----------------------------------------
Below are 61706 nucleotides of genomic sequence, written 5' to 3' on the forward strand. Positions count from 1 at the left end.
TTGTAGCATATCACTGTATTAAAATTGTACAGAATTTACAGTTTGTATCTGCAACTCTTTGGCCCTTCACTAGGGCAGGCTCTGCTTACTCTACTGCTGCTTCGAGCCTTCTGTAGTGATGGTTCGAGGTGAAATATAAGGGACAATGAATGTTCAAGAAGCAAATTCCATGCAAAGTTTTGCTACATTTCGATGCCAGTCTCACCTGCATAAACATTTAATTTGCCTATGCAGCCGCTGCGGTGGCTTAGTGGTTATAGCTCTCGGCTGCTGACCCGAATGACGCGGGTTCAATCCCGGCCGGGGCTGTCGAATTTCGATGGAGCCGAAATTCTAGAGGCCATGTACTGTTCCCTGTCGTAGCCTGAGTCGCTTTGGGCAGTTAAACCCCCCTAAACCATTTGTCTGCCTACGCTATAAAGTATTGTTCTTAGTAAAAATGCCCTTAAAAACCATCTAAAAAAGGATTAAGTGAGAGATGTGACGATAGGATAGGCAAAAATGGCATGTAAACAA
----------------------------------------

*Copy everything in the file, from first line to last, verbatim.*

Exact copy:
Below are 61706 nucleotides of genomic sequence, written 5' to 3' on the forward strand. Positions count from 1 at the left end.
TTGTAGCATATCACTGTATTAAAATTGTACAGAATTTACAGTTTGTATCTGCAACTCTTTGGCCCTTCACTAGGGCAGGCTCTGCTTACTCTACTGCTGCTTCGAGCCTTCTGTAGTGATGGTTCGAGGTGAAATATAAGGGACAATGAATGTTCAAGAAGCAAATTCCATGCAAAGTTTTGCTACATTTCGATGCCAGTCTCACCTGCATAAACATTTAATTTGCCTATGCAGCCGCTGCGGTGGCTTAGTGGTTATAGCTCTCGGCTGCTGACCCGAATGACGCGGGTTCAATCCCGGCCGGGGCTGTCGAATTTCGATGGAGCCGAAATTCTAGAGGCCATGTACTGTTCCCTGTCGTAGCCTGAGTCGCTTTGGGCAGTTAAACCCCCCTAAACCATTTGTCTGCCTACGCTATAAAGTATTGTTCTTAGTAAAAATGCCCTTAAAAACCATCTAAAAAAGGATTAAGTGAGAGATGTGACGATAGGATAGGCAAAAATGGCATGTAAACAA